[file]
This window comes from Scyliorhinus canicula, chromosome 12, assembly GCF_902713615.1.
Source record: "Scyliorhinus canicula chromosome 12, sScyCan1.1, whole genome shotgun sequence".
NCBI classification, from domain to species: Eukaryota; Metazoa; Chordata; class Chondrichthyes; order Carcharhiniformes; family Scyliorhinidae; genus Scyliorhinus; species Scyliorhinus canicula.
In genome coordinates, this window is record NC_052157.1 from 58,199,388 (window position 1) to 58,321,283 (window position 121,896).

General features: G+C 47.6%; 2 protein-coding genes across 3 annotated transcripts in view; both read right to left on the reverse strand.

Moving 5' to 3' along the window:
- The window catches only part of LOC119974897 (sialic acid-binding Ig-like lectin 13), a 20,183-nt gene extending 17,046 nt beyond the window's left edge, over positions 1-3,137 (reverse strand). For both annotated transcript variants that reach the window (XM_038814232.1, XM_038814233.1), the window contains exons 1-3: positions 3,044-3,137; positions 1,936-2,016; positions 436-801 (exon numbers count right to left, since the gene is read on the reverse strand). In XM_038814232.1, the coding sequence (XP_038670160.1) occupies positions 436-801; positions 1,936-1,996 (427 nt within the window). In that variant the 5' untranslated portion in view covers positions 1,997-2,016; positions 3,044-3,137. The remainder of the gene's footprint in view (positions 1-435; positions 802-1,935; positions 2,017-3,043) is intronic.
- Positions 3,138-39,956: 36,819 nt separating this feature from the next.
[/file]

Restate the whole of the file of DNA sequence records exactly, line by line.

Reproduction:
This window comes from Scyliorhinus canicula, chromosome 12, assembly GCF_902713615.1.
Source record: "Scyliorhinus canicula chromosome 12, sScyCan1.1, whole genome shotgun sequence".
NCBI classification, from domain to species: Eukaryota; Metazoa; Chordata; class Chondrichthyes; order Carcharhiniformes; family Scyliorhinidae; genus Scyliorhinus; species Scyliorhinus canicula.
In genome coordinates, this window is record NC_052157.1 from 58,199,388 (window position 1) to 58,321,283 (window position 121,896).

General features: G+C 47.6%; 2 protein-coding genes across 3 annotated transcripts in view; both read right to left on the reverse strand.

Moving 5' to 3' along the window:
- The window catches only part of LOC119974897 (sialic acid-binding Ig-like lectin 13), a 20,183-nt gene extending 17,046 nt beyond the window's left edge, over positions 1-3,137 (reverse strand). For both annotated transcript variants that reach the window (XM_038814232.1, XM_038814233.1), the window contains exons 1-3: positions 3,044-3,137; positions 1,936-2,016; positions 436-801 (exon numbers count right to left, since the gene is read on the reverse strand). In XM_038814232.1, the coding sequence (XP_038670160.1) occupies positions 436-801; positions 1,936-1,996 (427 nt within the window). In that variant the 5' untranslated portion in view covers positions 1,997-2,016; positions 3,044-3,137. The remainder of the gene's footprint in view (positions 1-435; positions 802-1,935; positions 2,017-3,043) is intronic.
- Positions 3,138-39,956: 36,819 nt separating this feature from the next.